First Nation says Consultation Laws are a Matter of Community Assertion


Serpent River First Nation Release – Canada NewsWire –

Date of publication: 
21 September 2011

SERPENT RIVER FIRST NATION – A push towards a consultation law is high on the agenda of a First Nation Council as it winds down a 2-year set of priorities in the next two months.

On Monday night Serpent River First Nation Chief and Council unanimously endorsed the codification of a Consultation Law and the development of a Free, Prior and Informed Consent Policy Framework.

Located on the northern shores of Lake Huron, the territory of Serpent River is the homeland to over 12 hundred Anishnabek and their families. Approximately thirty percent of the community’s members live on the reserve lands; the remaining members live in various parts of Ontario and across the country and the US. The peninsula of reserve lands was once assessed and staked for copper mining potential prior to the making of the Robinson Huron Treaty of 1850.

Elected Chief of the community Isadore Day, Wiindawtegowinini says a First Nation Consultation Law is important for a wide list of reasons. The main reason for the First Nation advancing this next step is said by the Chief to be one of “Nation-Building.”

Lands and resource policies of both the federal and provincial governments over the last two hundred years focused primarily on exploitation. For instance, Ontario’s forestry industry at the turn of the 20th century was based solely on access, harvest, and a tenure system that had no concern or consideration for Aboriginal and treaty rights.

Today, conflict continues to plague relationships between First Nation and non-First Nation jurisdictions. This problem has historically been related to broken treaties and a controversial and contested discretion that treaties left with the Crown. The Chief says that, “this confusion and power imbalance stemming from the treaty relationship can only be corrected by a truly defined and shared jurisdiction.”

The First Nation has spent the last several years attempting to work closely with other governments after the Taku, Haida and Mikisew Cree decisions, which defined a fair and just way to assess Aboriginal consultation rights. Day says that because of modern complexities of the environmental, economic and overlapping interests, something must be done to directly formalize the jurisdiction of the First Nation.

“We’ve come to a critical time in the history of self-government of our community. We must leave a much needed jurisdictional fabric for our children that defines our laws on Consultation; Accommodation and Free, Prior and Informed Consent,” explains the Chief. “We have recently committed to a community comprehensive plan for the next 25 years in Serpent River. This is one of the main pieces of our long-term plan – without it we are simply going to continue to march to the tune of another government’s law.”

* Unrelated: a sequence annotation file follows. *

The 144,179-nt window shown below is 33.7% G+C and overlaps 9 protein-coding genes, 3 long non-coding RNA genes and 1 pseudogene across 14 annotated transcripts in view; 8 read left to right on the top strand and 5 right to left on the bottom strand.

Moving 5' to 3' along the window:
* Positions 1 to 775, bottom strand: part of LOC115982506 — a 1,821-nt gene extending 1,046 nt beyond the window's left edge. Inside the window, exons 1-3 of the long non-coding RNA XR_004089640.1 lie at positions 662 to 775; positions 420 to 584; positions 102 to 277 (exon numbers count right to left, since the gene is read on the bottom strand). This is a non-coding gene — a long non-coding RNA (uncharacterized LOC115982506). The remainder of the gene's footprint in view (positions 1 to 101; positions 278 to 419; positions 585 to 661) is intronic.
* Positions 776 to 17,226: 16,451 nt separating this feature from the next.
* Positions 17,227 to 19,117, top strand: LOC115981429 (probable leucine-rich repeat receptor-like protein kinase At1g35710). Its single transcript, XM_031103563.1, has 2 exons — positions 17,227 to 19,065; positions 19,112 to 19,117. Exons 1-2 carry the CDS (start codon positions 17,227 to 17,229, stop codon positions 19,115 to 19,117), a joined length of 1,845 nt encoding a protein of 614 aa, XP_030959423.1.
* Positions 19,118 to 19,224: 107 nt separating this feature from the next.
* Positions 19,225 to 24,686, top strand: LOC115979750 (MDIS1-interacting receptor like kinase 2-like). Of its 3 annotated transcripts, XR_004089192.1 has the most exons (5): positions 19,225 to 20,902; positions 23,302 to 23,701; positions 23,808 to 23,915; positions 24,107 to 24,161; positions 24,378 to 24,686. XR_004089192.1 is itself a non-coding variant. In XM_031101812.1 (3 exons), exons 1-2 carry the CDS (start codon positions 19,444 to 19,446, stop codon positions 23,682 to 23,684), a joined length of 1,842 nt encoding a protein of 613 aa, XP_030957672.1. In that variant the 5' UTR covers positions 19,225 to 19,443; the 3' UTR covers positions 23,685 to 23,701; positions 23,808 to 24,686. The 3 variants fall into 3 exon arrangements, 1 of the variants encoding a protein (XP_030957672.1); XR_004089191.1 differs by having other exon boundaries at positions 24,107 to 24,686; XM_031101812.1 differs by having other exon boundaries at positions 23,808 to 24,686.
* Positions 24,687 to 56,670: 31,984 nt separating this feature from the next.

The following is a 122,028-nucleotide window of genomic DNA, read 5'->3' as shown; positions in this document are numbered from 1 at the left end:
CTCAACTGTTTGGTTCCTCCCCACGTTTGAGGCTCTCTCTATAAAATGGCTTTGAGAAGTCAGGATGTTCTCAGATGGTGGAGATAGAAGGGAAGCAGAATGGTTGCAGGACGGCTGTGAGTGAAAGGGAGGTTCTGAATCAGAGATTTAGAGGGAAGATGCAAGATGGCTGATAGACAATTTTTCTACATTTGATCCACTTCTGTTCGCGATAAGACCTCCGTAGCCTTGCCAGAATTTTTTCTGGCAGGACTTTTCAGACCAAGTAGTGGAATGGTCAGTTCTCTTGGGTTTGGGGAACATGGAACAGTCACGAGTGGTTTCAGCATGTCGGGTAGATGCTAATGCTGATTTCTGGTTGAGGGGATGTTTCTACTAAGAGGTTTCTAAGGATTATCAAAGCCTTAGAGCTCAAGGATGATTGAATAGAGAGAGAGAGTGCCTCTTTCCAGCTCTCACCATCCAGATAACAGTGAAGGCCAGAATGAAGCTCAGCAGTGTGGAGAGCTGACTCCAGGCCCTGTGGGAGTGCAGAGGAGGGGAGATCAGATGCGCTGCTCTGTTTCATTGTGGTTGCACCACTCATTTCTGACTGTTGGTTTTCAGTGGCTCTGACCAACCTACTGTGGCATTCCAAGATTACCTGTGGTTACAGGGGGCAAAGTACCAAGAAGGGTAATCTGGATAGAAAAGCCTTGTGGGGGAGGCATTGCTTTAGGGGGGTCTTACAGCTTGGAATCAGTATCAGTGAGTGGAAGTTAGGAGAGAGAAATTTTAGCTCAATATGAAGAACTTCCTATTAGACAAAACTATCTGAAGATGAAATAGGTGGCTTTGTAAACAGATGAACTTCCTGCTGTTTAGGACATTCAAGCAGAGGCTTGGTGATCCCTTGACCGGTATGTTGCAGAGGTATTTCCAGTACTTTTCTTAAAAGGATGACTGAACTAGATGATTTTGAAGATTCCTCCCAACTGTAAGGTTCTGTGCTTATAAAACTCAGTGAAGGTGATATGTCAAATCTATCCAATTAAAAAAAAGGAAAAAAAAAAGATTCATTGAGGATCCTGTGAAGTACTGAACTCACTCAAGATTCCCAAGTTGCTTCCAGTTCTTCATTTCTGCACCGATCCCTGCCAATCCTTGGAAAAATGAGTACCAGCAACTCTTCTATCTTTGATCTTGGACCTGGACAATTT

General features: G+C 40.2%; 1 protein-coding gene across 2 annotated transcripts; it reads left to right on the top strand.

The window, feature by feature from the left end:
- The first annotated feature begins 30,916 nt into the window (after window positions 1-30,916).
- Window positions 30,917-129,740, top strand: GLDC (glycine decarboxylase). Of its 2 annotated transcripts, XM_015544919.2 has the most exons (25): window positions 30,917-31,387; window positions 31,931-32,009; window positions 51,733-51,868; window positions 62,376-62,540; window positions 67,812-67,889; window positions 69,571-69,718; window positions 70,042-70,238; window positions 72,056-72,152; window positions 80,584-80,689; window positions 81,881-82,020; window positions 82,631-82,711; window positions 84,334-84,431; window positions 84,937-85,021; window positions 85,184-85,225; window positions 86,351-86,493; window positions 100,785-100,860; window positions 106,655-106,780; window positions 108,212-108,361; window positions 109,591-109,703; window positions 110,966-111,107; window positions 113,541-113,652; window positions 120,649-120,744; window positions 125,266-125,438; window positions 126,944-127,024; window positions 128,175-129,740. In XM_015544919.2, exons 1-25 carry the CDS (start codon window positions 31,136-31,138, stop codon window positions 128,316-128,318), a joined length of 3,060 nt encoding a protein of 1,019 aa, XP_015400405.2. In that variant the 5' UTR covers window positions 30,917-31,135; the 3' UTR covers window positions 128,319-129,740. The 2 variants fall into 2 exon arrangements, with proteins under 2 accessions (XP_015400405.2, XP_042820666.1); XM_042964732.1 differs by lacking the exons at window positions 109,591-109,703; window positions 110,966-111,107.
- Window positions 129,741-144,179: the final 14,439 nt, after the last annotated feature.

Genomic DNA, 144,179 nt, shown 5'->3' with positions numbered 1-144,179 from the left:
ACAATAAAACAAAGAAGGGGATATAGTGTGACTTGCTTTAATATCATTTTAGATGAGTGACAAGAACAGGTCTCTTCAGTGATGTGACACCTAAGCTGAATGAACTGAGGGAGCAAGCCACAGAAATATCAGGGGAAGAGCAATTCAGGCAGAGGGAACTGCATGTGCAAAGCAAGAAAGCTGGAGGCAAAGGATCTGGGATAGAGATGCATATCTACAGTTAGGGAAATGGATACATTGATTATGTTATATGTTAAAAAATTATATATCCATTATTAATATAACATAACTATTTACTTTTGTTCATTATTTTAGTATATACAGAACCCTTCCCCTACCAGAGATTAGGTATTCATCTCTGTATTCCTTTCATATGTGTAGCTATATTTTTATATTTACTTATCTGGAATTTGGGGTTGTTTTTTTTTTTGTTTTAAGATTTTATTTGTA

Whether its mining, or other proposed developments within the traditional territory such as cottage lot development, renewable energy, or transportation infrastructure, First Nations continue to be tested by an overflow of letters and technical documents for their review. This is often where the breakdown occurs. The Crown is obligated to provide information – while First Nations are not equipped to make informed decisions. First Nation Treaty leaders are saying ‘enough is enough.’

Day adds, “Just as other governments have a fixed regulatory framework that collects revenue for the fuelling of government machinery, this law will also look at the cost of our requirements in governing our authority. There simply is a cost of doing business in the territory – it’s time both Crown governments and industry pay up so that shared jurisdiction can proceed.”

The Chief indicated now that the decision has been made to produce a formal and codified framework on access to resources within the territory, government and industry as well as other First Nations must accept interim processes that are principled and based on free, prior and informed consent, cooperation, shared information and negotiation.

“Moving into the future, we as First Nations continue to stand firm on the protection and preservation of lands of significance. Canada and Ontario continue to thirst for our lands for development purposes. We must make significant steps forward in looking at cooperation and shared jurisdiction; development is a matter of community assertion. Third parties will now have to accept our laws and our policies,” concludes the Serpent River Chief.